Written around 1440, with 182 constructs Became the first printed English language cookbook. It has three sections and many of these constructs are said to come from an earlier work entitled Diversa Servicia. 1455-1467 Italy Libro de arte coquinqria; The Book of Culinary Art 65 sheets by Maestro Martino Como Translated into French, English and German and promoted the use of sugar, butter and pork while deriding the excesses of the medieval table. Began the move towards regional food local flavors instead of the exotics spices from the east.

1477 Spain Libre del Coch; Book of The Cook Robert Nola wrote the first cookbook printed in Catalan in 1520 then Castilian in 1525 where he claims that the constructs are of Spanish, Italian, French and Moorish

style. The book contains 242 constructs and is yet another example of the continuity between European cuisine. 1508 England The Boke of Kervynge; The Book of Carving The first printed English book that tells you how to carve a joint of meat, a whole fish, a side of whale, or an orange. This work shows the importance placed on the roasted joint and the status of the court/manor carver. Just think of your father trying to chop up the Thanksgiving turkey. 1533 to 1589 France The Myth Begins La fantome des Medicis; The ghost of the De Medicis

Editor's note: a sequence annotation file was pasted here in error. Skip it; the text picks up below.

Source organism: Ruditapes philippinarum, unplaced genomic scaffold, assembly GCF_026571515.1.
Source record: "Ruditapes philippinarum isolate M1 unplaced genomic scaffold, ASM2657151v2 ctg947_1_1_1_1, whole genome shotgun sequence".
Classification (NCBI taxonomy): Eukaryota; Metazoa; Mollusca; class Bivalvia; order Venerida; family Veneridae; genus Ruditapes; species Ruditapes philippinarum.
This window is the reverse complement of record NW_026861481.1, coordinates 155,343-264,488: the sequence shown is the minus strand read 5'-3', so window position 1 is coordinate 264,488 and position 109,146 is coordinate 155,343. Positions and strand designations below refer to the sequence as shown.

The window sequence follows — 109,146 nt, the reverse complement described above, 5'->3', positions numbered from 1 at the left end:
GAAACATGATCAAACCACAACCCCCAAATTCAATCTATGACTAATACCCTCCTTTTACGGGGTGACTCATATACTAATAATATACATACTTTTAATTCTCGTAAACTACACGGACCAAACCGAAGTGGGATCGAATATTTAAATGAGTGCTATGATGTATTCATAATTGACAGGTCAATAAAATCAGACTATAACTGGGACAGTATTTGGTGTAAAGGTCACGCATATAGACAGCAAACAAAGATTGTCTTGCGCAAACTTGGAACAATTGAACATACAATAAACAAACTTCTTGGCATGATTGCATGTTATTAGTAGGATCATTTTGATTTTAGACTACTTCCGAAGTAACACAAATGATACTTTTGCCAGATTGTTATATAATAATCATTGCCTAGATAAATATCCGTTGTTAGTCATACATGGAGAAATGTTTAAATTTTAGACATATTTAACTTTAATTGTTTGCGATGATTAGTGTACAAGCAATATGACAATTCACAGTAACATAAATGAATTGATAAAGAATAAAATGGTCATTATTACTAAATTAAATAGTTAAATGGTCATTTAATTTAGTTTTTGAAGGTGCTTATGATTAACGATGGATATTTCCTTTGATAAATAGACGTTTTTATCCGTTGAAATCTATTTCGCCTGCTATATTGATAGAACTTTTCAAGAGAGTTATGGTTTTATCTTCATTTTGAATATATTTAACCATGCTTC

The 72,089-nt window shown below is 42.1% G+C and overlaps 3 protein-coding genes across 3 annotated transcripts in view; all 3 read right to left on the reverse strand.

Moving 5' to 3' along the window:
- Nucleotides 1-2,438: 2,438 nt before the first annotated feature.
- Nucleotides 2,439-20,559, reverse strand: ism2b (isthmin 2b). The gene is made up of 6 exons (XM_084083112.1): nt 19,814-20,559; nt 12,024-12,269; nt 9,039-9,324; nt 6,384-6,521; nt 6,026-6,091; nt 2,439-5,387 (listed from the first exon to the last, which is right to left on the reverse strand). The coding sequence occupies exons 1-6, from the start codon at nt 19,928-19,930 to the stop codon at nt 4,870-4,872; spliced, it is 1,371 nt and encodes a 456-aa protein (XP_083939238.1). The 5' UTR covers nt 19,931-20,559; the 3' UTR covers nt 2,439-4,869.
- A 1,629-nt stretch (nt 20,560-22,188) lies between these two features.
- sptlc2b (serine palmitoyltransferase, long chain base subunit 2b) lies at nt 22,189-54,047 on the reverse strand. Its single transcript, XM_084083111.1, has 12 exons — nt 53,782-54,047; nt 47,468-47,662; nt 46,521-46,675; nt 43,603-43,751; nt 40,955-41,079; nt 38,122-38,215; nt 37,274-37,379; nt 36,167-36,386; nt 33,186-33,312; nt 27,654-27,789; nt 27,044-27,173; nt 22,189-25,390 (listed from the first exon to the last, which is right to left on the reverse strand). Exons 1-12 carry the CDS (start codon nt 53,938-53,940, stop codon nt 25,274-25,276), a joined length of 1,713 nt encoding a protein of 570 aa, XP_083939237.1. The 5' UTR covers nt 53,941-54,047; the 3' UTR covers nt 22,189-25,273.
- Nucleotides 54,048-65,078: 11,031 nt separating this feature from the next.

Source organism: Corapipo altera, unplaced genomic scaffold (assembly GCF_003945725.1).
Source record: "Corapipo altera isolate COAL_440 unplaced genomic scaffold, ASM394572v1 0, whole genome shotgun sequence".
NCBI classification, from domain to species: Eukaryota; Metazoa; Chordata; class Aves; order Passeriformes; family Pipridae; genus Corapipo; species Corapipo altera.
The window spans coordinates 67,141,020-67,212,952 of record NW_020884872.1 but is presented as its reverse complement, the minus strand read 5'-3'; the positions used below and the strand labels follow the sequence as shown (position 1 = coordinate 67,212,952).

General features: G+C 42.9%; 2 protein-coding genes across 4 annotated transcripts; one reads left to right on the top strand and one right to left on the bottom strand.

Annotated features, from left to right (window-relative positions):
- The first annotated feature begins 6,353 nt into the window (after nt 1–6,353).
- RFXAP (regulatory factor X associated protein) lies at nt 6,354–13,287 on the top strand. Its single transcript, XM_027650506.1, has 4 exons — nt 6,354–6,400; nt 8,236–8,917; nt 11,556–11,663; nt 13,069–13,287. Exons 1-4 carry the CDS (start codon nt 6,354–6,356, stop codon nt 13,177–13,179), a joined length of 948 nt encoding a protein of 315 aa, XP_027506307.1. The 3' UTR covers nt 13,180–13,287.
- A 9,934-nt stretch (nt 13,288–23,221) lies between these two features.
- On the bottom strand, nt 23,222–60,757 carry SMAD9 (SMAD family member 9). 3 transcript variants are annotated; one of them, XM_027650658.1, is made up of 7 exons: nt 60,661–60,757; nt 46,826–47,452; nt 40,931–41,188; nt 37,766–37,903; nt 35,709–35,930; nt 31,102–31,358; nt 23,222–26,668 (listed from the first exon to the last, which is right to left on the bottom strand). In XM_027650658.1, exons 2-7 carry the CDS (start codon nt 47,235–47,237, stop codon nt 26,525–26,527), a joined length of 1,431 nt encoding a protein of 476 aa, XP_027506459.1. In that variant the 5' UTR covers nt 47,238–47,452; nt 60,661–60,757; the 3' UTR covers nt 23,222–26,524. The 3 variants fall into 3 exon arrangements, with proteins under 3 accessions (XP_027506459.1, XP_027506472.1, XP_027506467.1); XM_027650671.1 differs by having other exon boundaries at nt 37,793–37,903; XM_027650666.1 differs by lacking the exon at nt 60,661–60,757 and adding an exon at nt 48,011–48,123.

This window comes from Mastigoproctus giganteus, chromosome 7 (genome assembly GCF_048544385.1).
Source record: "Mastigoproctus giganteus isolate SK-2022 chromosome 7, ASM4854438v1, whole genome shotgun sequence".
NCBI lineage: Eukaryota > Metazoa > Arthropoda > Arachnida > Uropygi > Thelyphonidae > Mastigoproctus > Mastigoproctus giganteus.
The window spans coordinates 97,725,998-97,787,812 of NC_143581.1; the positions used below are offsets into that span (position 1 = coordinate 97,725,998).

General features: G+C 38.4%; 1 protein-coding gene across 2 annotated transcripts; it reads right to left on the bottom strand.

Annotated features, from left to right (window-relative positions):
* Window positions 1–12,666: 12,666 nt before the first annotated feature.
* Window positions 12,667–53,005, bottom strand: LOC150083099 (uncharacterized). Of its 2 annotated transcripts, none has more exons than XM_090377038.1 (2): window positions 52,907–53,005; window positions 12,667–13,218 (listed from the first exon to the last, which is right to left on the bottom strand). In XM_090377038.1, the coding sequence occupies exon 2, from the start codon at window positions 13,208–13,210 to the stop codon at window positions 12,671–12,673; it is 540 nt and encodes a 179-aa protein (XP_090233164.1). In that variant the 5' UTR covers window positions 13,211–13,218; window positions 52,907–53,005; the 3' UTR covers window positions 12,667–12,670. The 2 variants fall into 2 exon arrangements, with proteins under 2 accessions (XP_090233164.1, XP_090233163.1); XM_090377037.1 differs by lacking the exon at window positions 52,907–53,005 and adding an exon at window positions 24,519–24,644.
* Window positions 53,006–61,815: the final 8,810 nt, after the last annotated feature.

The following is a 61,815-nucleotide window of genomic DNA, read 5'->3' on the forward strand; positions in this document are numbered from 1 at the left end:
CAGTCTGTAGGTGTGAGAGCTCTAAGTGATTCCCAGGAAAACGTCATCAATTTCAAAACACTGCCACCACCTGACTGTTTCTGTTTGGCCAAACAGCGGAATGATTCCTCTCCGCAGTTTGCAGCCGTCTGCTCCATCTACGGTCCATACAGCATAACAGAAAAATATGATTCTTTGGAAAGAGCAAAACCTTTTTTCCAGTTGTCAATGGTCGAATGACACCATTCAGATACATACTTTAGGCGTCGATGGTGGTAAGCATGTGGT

Caterina Maria Romula di Lorenzo de Medici comes to France and becomes queen 14 years later in 1547 . Legend tells us that Caterina brought cookbooks and cooks with her when she first came to court but there is no historical record of this myth. Although she may have not brought a brigand of cooks or some of the fewer than 100 titled cookbooks that existed in the period, she certainly brought the trappings of renaissance La Dolce Vita with her. She established the way the French court would dress, party and eat for centuries to come. She brought all the cravings that included men and women dining together, the use of personal forks and

spoons, napkins and handkerchiefs and individual place settings that featured a variety of glass drinking vessels and porcelain plates to replace the bulky pewter and silver of the period . You can be sure that Cat let the guys in the kitchen know that she favored poultry with citrus, artichokes, broccoli, Savoy cabbage, pastas, oil and vinegar salads, puff pastry, meats without sugar, almond paste, candied flowers, ginger bread, sorbets and the dessert table. Her elaborate entertainments set the stage for state affairs that lasted until the revolution and she was the first European women to use snuff; what could be more French than sneezing into you fine lace handkerchief after a little snort of tobacco?